back to article Ubiquiti dev charged with knocking $4bn off firm's value after insider threat spree

A Ubiquiti developer has been charged with stealing data from the company and extortion attempts totalling $2m in what prosecutors claim was a vicious campaign to harm the firm's share price – including allegedly planting fake press stories about the breaches. US federal prosecutors claimed that 36-year-old Nickolas Sharp had …

  1. ecarlseen

    Either way, this is an indictment of Ubiquiti

    Even if all of these allegations are true, I'm not sure if this makes Ubiquiti come out looking better or worse. If one person can cause this much infrastructure-level damage, what does it say about their infrastructure security architecture and overall commitment to security?

    One of the reasons I've been sharply critical about the mass-centralization of vital data is that it increases the value of a security breach to obscene levels. Even if an inside threat isn't inherently malicious, what about blackmail, extortion, etc.? There are many parts of the world where grabbing somebody's family and cutting off parts until compliance is reached is not exactly out of the question. I would never blame that person for complying. And if the value of a large-scale breach of, say, Google or Microsoft's cloud-hosted workspaces is in the hundreds of millions or even billions of dollars / Euros / pounds, how do you even defend against some group with the budget and discipline to make a serious, no-holds-barred attempt at that? With the current state of international relations, can we even rule out governments (including the "civilized Western" ones) if they're not in it for profit, just creating mass damage?

    Our industry has had many bad experiences caused by the technological equivelants of biological monoculture, and instead of learning from these it seems to be betting harder and harder on this.

    Even before information technology, there was an adage about putting all of your eggs in one basket.

    1. ecofeco Silver badge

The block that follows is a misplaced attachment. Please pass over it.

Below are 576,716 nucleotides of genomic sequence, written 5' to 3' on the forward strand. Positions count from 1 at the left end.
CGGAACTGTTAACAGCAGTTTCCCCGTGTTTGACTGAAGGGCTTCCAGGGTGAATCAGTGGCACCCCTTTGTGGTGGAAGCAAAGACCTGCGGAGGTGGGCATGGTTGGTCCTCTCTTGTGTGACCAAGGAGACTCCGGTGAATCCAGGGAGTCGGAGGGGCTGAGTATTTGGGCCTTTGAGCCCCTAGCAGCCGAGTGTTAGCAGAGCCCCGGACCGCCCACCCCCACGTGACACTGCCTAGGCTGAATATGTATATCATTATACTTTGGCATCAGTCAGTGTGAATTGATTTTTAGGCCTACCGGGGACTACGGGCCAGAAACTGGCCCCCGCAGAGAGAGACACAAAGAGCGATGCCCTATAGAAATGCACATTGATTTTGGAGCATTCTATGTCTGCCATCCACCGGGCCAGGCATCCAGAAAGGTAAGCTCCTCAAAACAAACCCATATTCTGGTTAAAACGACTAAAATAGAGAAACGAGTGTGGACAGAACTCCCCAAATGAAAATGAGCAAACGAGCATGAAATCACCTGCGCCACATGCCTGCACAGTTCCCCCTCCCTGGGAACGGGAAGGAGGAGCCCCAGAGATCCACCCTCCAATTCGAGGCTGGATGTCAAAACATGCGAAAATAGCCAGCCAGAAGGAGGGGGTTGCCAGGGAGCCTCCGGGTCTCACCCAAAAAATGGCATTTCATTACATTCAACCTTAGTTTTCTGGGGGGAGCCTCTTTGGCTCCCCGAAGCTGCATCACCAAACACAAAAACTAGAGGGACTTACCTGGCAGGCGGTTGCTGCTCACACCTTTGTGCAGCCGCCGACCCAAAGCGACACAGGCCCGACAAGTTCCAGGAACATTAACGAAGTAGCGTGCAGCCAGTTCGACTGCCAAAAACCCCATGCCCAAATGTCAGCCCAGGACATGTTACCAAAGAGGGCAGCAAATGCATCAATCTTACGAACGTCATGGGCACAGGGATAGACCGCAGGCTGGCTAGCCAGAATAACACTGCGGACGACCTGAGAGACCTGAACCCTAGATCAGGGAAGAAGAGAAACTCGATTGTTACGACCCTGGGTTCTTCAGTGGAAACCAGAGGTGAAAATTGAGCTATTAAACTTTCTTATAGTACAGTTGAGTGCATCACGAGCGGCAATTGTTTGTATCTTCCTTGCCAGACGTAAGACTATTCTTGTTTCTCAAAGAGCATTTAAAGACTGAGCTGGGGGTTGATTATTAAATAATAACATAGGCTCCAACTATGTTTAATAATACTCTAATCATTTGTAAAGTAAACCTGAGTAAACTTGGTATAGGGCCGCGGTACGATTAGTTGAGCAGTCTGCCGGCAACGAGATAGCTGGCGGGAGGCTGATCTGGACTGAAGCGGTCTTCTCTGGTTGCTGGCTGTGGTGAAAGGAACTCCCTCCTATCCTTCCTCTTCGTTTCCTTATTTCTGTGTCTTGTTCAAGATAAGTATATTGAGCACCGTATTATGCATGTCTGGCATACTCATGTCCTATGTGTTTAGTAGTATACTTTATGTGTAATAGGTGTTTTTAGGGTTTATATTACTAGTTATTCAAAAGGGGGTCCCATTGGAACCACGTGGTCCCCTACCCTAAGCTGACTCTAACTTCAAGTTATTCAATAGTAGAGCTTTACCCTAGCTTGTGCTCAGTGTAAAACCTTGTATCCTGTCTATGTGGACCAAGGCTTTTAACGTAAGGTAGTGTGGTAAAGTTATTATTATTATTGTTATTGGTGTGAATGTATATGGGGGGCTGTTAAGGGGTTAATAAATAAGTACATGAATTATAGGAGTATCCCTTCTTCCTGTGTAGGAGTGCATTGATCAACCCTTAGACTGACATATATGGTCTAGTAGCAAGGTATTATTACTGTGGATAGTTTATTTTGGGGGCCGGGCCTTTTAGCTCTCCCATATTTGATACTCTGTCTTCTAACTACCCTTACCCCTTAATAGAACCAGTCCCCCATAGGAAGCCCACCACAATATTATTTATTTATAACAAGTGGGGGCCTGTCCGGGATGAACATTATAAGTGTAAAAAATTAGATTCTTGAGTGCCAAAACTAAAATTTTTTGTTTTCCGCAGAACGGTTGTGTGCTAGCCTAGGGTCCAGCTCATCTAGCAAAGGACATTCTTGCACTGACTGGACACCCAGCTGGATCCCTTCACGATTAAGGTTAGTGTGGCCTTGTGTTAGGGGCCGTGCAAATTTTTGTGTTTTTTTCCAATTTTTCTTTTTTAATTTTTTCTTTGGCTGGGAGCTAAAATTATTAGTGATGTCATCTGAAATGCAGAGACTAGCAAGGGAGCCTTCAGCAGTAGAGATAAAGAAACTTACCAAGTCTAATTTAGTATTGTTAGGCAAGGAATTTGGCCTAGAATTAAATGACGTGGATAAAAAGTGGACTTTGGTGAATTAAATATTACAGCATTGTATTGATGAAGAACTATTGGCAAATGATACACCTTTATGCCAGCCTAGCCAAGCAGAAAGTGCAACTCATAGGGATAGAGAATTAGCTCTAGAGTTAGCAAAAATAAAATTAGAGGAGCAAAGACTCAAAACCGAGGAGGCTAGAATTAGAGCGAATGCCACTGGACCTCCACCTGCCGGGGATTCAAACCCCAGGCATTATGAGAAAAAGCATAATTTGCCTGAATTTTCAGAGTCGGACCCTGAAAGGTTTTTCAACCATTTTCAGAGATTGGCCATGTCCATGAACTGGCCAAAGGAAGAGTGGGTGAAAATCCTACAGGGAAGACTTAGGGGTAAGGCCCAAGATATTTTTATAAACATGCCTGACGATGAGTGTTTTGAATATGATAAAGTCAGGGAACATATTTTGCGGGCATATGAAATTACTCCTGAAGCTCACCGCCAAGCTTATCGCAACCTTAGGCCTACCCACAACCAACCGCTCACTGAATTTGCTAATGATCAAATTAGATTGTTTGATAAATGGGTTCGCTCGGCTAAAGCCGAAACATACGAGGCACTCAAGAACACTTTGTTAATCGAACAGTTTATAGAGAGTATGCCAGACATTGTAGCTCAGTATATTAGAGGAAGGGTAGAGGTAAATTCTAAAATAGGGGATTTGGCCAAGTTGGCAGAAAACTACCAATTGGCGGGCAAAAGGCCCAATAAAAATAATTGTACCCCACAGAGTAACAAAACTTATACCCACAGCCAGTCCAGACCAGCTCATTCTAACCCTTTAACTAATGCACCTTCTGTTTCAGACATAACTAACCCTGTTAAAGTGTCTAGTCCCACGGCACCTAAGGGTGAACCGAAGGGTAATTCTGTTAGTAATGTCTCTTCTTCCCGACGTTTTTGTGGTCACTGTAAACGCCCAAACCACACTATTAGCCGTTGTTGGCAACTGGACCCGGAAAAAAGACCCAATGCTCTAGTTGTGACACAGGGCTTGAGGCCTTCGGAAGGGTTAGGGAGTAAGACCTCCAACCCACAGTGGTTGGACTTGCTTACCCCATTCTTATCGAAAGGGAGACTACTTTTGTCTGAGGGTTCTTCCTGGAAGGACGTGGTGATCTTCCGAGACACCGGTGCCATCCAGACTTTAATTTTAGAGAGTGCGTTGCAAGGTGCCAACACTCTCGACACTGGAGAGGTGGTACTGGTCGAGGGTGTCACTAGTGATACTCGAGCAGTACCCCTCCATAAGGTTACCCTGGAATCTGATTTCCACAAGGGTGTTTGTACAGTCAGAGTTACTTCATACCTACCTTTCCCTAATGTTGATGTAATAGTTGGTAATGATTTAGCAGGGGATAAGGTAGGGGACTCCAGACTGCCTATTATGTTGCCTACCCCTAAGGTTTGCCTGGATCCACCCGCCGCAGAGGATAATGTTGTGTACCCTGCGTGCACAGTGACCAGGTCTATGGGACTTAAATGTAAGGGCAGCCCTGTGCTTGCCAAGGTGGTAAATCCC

Re: Either way, this is an indictment of Ubiquiti

      "Even before information technology, there was an adage about putting all of your eggs in one basket."

      This. ^^

    2. Throatwarbler Mangrove Silver badge
      Meh

      Re: Either way, this is an indictment of Ubiquiti

      Technically, no significant damage was done. Data was exfiltrated . . . to an employee's computer. The real damage done was by the claim to the press that there was a more significant data breach than actually occurred, which shows how vulnerable companies are to the mere appearance of data loss. It sounds like Ubiquiti tried to do the right thing, ethically speaking, and were punished by the market as a result.

      1. ecarlseen

        Re: Either way, this is an indictment of Ubiquiti

        Customers (and Ubiquiti, for that matter) had no way of knowing the difference and had to react accordingly. "No significant damage was done" only if you assume this costs nothing.

        We must deal with information that we are given. We then evaluate the credibility vs. the costs / benefits of reacting. In this case, the most reasonable response was to react as if the information was true.

        The problem is that Ubiquiti made themselves custodians of data whose security was absolutely vital and wound up in a position (due to decisions they made) where they could not determine the security of that data.

        In fairness, this is an extremely difficult problem to tackle well. But if a company is making that commitment on a large scale, then they need to be able to deliver on that commitment. Ubiquiti failed catestrophically.

      2. Trigonoceps occipitalis Silver badge

        Re: Either way, this is an indictment of Ubiquiti

        @Throatwarbler Mangrove

        "no significant damage was done"

        "false claims about the company wrongly downplaying the attack's severity, wiping $4bn off its market capitalisation"

        Look for anyone short selling!

    3. This post has been deleted by its author

  2. Anonymous Coward
    Anonymous Coward

    Devs...its shit like this that causes sysadmins to not want to give you admin rights along with:

    1. Installing random shitty tools from Sourceforge.

    2. Installing libraries and dependencies without checking the supply chain for typos and the dependency file for typos etc.

    3. You aren't real techies.

  3. You aint sin me, roit Silver badge
    Holmes

    Word to the wise...

    When extorting people don't rely on the security of a Surfshark VPN, apparently it has a habit of dropping out revealing your true IP address...

    I wonder what this will do to their share price.... oooo look, 83% off VPN deal ;)

    1. ICam

      Re: Word to the wise...

      That's a good point, although I came here to say that the now ex-Ubiquiti dev can't have been that good at his job if he failed so badly to cover his IP tracks.

      If you're going to attempt to extort your employer for ~USD$2m, it pays to be a lot more careful than this person apparently was.

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